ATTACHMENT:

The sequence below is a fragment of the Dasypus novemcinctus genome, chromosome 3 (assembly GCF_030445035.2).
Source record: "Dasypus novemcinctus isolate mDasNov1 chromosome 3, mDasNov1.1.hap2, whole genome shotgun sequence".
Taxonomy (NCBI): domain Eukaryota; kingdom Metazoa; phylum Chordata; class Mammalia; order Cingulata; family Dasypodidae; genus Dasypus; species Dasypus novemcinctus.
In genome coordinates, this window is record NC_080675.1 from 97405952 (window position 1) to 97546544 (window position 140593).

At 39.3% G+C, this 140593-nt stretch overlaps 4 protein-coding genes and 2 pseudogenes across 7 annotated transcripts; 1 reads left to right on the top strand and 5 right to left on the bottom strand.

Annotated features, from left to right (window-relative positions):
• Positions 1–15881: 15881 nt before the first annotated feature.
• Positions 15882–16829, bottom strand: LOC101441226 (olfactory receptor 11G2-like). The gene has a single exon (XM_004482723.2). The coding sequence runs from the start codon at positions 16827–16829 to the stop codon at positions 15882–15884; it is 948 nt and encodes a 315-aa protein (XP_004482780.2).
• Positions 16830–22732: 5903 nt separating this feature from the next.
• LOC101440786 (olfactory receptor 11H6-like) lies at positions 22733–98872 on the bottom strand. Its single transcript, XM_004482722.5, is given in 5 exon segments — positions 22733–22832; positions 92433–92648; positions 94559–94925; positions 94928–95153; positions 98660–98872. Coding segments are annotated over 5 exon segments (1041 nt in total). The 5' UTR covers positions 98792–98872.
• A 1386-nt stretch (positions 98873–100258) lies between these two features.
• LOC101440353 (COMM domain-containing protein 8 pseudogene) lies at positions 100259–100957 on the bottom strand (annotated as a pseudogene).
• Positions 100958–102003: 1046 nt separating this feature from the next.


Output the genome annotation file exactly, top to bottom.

The sequence below is a fragment of the Dasypus novemcinctus genome, chromosome 3 (assembly GCF_030445035.2).
Source record: "Dasypus novemcinctus isolate mDasNov1 chromosome 3, mDasNov1.1.hap2, whole genome shotgun sequence".
Taxonomy (NCBI): domain Eukaryota; kingdom Metazoa; phylum Chordata; class Mammalia; order Cingulata; family Dasypodidae; genus Dasypus; species Dasypus novemcinctus.
In genome coordinates, this window is record NC_080675.1 from 97405952 (window position 1) to 97546544 (window position 140593).

At 39.3% G+C, this 140593-nt stretch overlaps 4 protein-coding genes and 2 pseudogenes across 7 annotated transcripts; 1 reads left to right on the top strand and 5 right to left on the bottom strand.

Annotated features, from left to right (window-relative positions):
• Positions 1–15881: 15881 nt before the first annotated feature.
• Positions 15882–16829, bottom strand: LOC101441226 (olfactory receptor 11G2-like). The gene has a single exon (XM_004482723.2). The coding sequence runs from the start codon at positions 16827–16829 to the stop codon at positions 15882–15884; it is 948 nt and encodes a 315-aa protein (XP_004482780.2).
• Positions 16830–22732: 5903 nt separating this feature from the next.
• LOC101440786 (olfactory receptor 11H6-like) lies at positions 22733–98872 on the bottom strand. Its single transcript, XM_004482722.5, is given in 5 exon segments — positions 22733–22832; positions 92433–92648; positions 94559–94925; positions 94928–95153; positions 98660–98872. Coding segments are annotated over 5 exon segments (1041 nt in total). The 5' UTR covers positions 98792–98872.
• A 1386-nt stretch (positions 98873–100258) lies between these two features.
• LOC101440353 (COMM domain-containing protein 8 pseudogene) lies at positions 100259–100957 on the bottom strand (annotated as a pseudogene).
• Positions 100958–102003: 1046 nt separating this feature from the next.